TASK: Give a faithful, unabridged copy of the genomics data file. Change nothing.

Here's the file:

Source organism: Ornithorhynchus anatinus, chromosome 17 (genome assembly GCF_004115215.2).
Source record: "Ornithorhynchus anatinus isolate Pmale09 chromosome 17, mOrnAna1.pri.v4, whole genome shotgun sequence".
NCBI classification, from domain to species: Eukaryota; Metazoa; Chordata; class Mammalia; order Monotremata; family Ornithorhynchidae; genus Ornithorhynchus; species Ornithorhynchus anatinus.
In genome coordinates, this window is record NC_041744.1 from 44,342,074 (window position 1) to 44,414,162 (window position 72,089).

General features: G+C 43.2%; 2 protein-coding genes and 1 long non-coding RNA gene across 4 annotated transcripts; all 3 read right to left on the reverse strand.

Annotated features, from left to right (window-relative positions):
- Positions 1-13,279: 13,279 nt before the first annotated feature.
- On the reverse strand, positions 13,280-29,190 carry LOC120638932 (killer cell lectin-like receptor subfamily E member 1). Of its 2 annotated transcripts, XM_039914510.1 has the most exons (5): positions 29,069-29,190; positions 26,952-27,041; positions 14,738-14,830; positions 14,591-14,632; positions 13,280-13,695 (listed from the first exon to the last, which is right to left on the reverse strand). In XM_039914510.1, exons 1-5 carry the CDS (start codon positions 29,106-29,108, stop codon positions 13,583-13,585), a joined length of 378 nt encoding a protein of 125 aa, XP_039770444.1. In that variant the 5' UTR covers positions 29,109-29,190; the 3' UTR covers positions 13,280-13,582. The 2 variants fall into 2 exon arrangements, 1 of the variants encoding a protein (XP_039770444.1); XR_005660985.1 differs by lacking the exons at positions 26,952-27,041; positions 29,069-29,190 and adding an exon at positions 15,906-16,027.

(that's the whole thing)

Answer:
Source organism: Ornithorhynchus anatinus, chromosome 17 (genome assembly GCF_004115215.2).
Source record: "Ornithorhynchus anatinus isolate Pmale09 chromosome 17, mOrnAna1.pri.v4, whole genome shotgun sequence".
NCBI classification, from domain to species: Eukaryota; Metazoa; Chordata; class Mammalia; order Monotremata; family Ornithorhynchidae; genus Ornithorhynchus; species Ornithorhynchus anatinus.
In genome coordinates, this window is record NC_041744.1 from 44,342,074 (window position 1) to 44,414,162 (window position 72,089).

General features: G+C 43.2%; 2 protein-coding genes and 1 long non-coding RNA gene across 4 annotated transcripts; all 3 read right to left on the reverse strand.

Annotated features, from left to right (window-relative positions):
- Positions 1-13,279: 13,279 nt before the first annotated feature.
- On the reverse strand, positions 13,280-29,190 carry LOC120638932 (killer cell lectin-like receptor subfamily E member 1). Of its 2 annotated transcripts, XM_039914510.1 has the most exons (5): positions 29,069-29,190; positions 26,952-27,041; positions 14,738-14,830; positions 14,591-14,632; positions 13,280-13,695 (listed from the first exon to the last, which is right to left on the reverse strand). In XM_039914510.1, exons 1-5 carry the CDS (start codon positions 29,106-29,108, stop codon positions 13,583-13,585), a joined length of 378 nt encoding a protein of 125 aa, XP_039770444.1. In that variant the 5' UTR covers positions 29,109-29,190; the 3' UTR covers positions 13,280-13,582. The 2 variants fall into 2 exon arrangements, 1 of the variants encoding a protein (XP_039770444.1); XR_005660985.1 differs by lacking the exons at positions 26,952-27,041; positions 29,069-29,190 and adding an exon at positions 15,906-16,027.